What could have made your experience as an undergrad better?

Fostering a better sense of community with a feeling that Drew was really home.  I also wish there had been a mechanism to draw me more to different events so that I wasn’t always hanging out with the same group of people.

When did you know you wanted to go to grad school?

I always knew. I wanted to teach at the college level, so I always saw going to grad school as a must.

 Did your parents encourage or help in that decision? Did anyone else?

My parents did not get involved but they did help with the financial piece.  I graduated Drew a year early and saved them a year of undergrad tuition which made it possible for them to help me pay for my unfinanced first year of grad school.

Where did you go to Grad School? Were you able to overcome the challenges you faced as an undergrad? Did you know you were going to pursue a Ph.D after your M.A.? 

I went to Columbia University. It was a great experience. I was still learning my way but I was much more confident. I had a wonderful mentor at Columbia, the great Gustavo Pérez Firmat.  I was accepted directly into the PH.D program, obtaining my Master’s degree there in 2000 (in Spanish) and completing my Ph.D (in Spanish) in 2007. My dissertation was titled: “Narrating Selves: Autobiographical Acts in Contemporary Cuban Diaspora Writing.”

What was your first teaching job?

I adjunct-ed for a few semesters at The New School before starting to teach at Drew University in 2004.

What is your area of research?

Autobiography and self-representation in all its modalities. Cuban and Cuban-American literature and culture.  I’ve also done a lot of work on questions of memory and post-memory. Perhaps because of my own life experience as a son of exile parents, I’m fascinated by how we remember or sometimes end up reinventing the memories of others.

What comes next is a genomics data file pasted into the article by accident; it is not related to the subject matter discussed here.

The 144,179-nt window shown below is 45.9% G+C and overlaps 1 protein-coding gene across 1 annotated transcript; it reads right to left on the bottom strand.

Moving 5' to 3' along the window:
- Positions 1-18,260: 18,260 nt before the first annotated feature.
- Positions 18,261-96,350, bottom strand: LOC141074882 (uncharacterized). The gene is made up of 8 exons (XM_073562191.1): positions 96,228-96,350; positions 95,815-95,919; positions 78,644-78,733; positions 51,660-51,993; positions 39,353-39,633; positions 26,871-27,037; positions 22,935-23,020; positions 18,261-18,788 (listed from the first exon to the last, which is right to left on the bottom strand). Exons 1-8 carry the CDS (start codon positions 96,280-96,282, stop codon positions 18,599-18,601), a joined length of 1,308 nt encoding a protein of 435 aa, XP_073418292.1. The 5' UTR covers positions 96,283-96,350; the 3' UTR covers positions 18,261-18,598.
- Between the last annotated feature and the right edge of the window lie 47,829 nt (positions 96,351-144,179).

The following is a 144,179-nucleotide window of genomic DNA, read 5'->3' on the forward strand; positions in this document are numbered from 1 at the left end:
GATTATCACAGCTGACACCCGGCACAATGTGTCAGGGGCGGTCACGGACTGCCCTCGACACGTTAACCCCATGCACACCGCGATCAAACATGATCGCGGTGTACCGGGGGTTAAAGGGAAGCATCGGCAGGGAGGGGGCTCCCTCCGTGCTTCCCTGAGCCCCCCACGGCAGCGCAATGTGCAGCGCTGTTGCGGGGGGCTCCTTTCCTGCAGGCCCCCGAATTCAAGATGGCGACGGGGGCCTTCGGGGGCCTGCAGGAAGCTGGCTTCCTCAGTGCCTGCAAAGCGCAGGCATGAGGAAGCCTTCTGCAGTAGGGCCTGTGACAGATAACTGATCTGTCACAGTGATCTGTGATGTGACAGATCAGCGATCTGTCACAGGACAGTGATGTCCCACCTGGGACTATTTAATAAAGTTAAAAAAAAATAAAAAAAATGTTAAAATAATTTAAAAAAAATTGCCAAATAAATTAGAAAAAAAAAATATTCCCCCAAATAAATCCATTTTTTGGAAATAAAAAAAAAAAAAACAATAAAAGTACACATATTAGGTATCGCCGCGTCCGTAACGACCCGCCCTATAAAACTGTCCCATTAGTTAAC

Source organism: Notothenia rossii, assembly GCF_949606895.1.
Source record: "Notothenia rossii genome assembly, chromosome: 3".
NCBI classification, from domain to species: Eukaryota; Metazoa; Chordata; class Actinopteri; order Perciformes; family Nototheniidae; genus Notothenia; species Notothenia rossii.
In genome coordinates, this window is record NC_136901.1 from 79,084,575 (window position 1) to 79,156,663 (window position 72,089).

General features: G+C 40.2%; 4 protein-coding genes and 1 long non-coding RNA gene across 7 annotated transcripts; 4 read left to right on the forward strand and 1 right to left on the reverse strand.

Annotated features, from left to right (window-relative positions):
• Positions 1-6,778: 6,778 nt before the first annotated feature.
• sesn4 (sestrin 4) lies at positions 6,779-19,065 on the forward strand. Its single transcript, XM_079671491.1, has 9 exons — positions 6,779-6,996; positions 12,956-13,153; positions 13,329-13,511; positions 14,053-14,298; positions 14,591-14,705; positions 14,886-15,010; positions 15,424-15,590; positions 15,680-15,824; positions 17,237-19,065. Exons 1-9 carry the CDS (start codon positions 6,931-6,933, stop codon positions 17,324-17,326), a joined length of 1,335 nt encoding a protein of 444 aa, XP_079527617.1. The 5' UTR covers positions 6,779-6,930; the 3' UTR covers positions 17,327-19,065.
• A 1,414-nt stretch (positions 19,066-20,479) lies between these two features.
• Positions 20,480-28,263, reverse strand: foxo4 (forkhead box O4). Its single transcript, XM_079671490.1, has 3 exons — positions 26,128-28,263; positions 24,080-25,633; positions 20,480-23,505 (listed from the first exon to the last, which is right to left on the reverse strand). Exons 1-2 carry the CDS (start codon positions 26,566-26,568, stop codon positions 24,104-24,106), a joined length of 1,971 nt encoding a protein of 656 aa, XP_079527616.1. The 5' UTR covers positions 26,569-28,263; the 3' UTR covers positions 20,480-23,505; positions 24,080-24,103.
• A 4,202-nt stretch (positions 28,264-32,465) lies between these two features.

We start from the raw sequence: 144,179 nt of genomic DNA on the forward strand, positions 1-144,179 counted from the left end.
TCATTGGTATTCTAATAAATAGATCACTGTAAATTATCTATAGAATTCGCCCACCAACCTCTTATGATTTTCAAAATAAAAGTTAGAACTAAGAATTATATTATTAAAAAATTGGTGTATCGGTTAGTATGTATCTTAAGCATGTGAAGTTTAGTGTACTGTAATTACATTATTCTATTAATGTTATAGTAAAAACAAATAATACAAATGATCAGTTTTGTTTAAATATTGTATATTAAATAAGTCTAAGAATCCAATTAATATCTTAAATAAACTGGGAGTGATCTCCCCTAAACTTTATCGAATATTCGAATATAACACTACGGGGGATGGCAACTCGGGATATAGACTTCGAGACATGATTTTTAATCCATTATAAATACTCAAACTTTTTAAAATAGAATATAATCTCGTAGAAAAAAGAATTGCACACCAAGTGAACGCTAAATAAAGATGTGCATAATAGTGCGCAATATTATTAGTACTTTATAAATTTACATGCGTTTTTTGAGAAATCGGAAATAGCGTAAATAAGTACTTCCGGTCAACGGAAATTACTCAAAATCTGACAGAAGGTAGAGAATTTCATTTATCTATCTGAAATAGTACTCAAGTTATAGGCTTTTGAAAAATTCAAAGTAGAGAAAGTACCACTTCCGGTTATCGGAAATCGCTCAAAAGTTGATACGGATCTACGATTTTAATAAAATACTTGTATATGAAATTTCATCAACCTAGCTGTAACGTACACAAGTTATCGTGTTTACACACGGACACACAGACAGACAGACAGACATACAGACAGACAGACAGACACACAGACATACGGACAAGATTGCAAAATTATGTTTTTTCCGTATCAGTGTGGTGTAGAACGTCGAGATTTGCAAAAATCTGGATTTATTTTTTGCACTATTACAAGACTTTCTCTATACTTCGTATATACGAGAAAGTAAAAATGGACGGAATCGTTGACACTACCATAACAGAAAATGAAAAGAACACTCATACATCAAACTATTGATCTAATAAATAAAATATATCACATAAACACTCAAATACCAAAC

What do you believe is the secret or recipe for your success?

After I received the Distinguished Teaching Award in 2016 I gave a speech where I talked about how I was that little kid who would teach to my stuffed animals and give my parents hand-written tests I had created.  I was blessed that I knew what I wanted to do for a career.  I knew it would bring me joy.  I was never driven by money, but by repeatedly asking myself, what’s going to make me happy, where and how am I going to find the joy?   That is the secret to my success.

How did you learn resiliency?

I learned it through trial and error. When you grow up being the straight A kid, you think you’re perfect, which sets you up for a guaranteed downfall.  I learned you don’t have to be perfect, that there are times in life when it’s perfectly ok to just be good enough.   And that I, like everyone else, am a work in progress. Resiliency comes easier by being honest with yourself.

What do you think is the most important characteristic of a successful person?

You have to have full self-awareness and know who you are, the good and the not-so good. Own it.  You have to be absolutely comfortable in your own skin.  Exercise patience.  Rise up to challenges.  If you are battling yourself but do not know exactly what you’re battling, you’ll just end up frustrated and exhausted.

What advise could you give First Generation students who are just starting college?

Be aware of what you don’t know and accept what you don’t know, even if you have a problem or experience shame.  Figure out or identify what makes you insecure or anxious.  Once you know this, you can more effectively reach out to others. Sometimes when you think of college you forget the internal piece.  Always try to be aware of what you are feeling, not just what you are doing.  And, no matter how alone you think you are, you’re not.  Someone has walked in your footsteps before.